Pet ownership protects against the risks and consequences of coronary heart disease

Med Hypotheses. 1993 Apr;40(4):245-9. doi: 10.1016/0306-9877(93)90049-v.


Despite decreasing coronary heart disease mortality among both men and women, this disease still remains the leading cause of death in the United States. In addition to known physiologic factors, such as hypertension, smoking, and elevated plasma cholesterol, psychosocial factors including anxiety, marital status, and social isolation have been shown to contribute to the risk of coronary heart disease. There is increasing evidence suggesting that pet ownership causes measurable short term psychological and physiological effects in people, including reduction of blood pressure and mitigation of psychological indicators of anxiety. There is also evidence that pet ownership is associated with clinically significant health effects in people, including improved survival after a coronary event. We hypothesize that pet ownership, though its ability to positively influence psychosocial risk factors, results in a lowered risk of coronary heart disease and increased survival after a coronary event if it occurs, and that increased pet ownership would further reduce mortality from coronary heart disease.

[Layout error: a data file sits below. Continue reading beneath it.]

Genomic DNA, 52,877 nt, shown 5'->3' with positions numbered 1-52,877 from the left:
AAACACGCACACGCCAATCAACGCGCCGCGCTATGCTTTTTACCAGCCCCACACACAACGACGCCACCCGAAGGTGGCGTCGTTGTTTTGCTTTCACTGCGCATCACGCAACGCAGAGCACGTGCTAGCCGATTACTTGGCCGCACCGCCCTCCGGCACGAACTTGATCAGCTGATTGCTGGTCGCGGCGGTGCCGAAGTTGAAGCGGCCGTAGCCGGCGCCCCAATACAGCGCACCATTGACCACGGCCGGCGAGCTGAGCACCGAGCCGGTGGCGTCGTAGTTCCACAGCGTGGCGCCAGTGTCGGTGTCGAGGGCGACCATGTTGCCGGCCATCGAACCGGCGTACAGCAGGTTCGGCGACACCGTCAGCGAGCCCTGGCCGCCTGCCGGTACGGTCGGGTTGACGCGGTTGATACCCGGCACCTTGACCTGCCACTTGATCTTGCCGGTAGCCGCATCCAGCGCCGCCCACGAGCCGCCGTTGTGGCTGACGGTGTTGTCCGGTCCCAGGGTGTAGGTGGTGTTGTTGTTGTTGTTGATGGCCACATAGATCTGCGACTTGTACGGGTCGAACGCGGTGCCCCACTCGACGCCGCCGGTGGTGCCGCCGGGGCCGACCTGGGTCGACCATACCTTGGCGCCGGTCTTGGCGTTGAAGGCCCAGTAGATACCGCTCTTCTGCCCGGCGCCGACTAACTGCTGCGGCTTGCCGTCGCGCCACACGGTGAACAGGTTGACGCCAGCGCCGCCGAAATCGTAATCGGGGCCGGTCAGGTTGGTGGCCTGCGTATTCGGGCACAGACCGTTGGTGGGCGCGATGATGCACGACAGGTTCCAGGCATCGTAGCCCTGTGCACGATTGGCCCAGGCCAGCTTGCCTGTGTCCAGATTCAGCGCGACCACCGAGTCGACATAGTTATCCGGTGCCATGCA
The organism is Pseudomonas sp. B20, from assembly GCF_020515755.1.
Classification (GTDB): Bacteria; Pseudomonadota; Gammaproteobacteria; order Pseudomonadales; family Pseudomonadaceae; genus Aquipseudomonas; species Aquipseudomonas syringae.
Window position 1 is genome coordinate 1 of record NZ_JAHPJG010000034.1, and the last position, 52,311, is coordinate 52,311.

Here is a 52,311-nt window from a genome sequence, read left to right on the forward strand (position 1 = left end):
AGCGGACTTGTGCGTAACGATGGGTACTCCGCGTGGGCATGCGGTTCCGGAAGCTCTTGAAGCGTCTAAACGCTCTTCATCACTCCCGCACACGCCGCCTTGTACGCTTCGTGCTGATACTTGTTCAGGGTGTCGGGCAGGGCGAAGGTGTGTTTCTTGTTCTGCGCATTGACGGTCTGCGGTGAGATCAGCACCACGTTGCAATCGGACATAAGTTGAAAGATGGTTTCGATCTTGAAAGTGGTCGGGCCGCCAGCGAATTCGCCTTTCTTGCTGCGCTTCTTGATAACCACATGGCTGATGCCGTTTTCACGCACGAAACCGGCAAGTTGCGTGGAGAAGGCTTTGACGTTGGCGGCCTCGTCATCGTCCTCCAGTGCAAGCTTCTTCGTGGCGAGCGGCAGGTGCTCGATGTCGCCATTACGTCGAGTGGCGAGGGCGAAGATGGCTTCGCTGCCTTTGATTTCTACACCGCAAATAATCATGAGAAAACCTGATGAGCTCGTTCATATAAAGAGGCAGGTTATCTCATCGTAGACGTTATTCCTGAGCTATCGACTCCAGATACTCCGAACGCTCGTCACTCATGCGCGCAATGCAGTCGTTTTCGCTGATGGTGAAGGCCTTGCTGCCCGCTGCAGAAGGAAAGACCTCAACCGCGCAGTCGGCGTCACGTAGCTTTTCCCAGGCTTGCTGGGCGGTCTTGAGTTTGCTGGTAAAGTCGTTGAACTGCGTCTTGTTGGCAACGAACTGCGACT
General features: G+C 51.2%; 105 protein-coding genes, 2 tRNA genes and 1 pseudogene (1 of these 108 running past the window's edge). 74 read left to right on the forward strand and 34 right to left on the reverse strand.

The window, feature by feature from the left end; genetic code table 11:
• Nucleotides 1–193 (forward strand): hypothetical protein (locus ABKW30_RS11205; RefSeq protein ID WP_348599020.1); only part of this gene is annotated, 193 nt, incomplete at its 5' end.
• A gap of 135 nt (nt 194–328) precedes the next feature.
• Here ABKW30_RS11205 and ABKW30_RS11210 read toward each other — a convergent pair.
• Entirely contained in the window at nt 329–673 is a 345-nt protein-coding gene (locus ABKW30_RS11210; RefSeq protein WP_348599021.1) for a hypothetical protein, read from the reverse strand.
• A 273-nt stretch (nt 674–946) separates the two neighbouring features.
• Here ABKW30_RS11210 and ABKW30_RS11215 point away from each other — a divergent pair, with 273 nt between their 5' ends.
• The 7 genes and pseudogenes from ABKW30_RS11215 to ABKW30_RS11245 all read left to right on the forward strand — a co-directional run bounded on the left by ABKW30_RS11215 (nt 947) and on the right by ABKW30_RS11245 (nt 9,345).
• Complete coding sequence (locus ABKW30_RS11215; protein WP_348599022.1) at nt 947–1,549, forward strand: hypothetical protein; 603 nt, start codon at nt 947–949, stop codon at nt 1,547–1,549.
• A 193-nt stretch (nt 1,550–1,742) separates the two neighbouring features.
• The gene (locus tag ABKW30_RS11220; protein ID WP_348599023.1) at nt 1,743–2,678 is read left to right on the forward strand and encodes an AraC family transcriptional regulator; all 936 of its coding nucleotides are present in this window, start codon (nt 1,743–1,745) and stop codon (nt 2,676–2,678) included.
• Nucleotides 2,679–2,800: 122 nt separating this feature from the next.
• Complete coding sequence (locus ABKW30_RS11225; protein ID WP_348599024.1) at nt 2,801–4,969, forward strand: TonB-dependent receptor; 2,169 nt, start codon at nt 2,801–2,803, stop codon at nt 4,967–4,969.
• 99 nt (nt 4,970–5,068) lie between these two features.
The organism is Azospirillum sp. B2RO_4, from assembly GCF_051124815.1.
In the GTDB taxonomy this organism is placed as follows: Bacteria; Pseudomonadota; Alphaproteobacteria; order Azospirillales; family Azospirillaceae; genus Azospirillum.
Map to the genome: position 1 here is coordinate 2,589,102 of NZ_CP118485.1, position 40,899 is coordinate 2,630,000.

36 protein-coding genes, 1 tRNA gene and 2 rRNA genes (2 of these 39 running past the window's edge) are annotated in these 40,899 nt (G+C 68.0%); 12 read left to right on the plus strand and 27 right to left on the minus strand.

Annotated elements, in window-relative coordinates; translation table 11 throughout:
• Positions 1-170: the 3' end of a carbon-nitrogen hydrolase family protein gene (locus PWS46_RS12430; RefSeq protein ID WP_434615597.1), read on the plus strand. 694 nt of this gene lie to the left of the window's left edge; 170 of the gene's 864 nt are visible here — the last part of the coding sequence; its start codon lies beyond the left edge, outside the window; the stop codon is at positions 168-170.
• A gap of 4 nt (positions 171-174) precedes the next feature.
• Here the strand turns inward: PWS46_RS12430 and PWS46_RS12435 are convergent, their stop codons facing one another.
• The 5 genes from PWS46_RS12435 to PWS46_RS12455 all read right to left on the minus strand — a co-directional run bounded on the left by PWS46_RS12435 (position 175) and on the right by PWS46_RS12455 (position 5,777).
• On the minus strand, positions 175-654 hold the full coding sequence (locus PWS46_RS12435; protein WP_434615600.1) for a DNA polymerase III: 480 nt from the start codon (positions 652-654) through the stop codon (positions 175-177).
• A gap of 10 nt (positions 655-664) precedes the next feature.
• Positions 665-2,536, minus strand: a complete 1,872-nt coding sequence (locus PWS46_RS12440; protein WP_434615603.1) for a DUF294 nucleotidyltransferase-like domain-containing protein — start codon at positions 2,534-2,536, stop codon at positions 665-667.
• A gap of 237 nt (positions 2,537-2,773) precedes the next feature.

MeSH terms

  • Animals
  • Coronary Disease / mortality
  • Coronary Disease / prevention & control
  • Coronary Disease / psychology*
  • Human-Animal Bond*
  • Humans
  • Models, Psychological*
  • Risk Factors
  • United States / epidemiology